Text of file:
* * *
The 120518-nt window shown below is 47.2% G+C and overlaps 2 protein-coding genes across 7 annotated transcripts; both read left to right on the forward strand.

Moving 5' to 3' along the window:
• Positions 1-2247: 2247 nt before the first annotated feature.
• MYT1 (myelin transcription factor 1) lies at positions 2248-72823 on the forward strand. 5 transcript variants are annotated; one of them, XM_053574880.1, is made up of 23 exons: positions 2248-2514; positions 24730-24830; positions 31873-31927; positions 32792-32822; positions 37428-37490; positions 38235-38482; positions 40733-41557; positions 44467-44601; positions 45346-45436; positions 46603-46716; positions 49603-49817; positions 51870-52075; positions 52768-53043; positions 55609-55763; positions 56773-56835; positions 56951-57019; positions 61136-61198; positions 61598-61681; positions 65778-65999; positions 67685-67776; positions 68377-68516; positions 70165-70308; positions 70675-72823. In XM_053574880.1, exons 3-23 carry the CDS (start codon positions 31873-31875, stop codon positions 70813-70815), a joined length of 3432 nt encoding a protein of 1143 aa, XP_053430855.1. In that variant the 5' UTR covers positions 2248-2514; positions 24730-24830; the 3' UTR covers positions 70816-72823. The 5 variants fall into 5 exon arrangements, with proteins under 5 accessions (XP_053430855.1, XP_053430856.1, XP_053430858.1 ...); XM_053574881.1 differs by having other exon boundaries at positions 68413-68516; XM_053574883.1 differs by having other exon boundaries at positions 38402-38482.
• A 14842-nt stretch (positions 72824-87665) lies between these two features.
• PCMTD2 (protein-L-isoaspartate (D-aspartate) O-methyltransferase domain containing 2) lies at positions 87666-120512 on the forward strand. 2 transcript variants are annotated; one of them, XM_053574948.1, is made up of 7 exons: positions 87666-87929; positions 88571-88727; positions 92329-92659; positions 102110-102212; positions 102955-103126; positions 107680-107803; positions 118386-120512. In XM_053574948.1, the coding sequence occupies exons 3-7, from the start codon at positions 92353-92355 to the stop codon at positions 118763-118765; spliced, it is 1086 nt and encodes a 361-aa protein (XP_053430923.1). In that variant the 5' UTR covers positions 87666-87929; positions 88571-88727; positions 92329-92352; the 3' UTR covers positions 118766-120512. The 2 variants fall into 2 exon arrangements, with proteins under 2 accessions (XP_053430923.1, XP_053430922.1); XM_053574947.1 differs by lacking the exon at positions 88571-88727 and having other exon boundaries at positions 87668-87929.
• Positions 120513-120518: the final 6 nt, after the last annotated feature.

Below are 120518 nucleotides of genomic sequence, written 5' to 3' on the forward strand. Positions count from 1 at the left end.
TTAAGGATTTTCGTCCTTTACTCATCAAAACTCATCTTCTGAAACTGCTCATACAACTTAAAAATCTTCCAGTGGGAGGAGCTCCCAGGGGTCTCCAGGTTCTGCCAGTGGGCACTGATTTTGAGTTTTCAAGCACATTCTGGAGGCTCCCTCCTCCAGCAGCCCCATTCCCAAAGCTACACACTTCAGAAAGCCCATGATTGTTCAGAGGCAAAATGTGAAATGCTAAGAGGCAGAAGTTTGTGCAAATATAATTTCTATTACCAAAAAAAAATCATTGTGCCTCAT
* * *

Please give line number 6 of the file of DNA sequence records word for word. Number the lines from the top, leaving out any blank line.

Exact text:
• PCMTD2 (protein-L-isoaspartate (D-aspartate) O-methyltransferase domain containing 2) lies at positions 87666-120512 on the forward strand. 2 transcript variants are annotated; one of them, XM_053574948.1, is made up of 7 exons: positions 87666-87929; positions 88571-88727; positions 92329-92659; positions 102110-102212; positions 102955-103126; positions 107680-107803; positions 118386-120512. In XM_053574948.1, the coding sequence occupies exons 3-7, from the start codon at positions 92353-92355 to the stop codon at positions 118763-118765; spliced, it is 1086 nt and encodes a 361-aa protein (XP_053430923.1). In that variant the 5' UTR covers positions 87666-87929; positions 88571-88727; positions 92329-92352; the 3' UTR covers positions 118766-120512. The 2 variants fall into 2 exon arrangements, with proteins under 2 accessions (XP_053430923.1, XP_053430922.1); XM_053574947.1 differs by lacking the exon at positions 88571-88727 and having other exon boundaries at positions 87668-87929.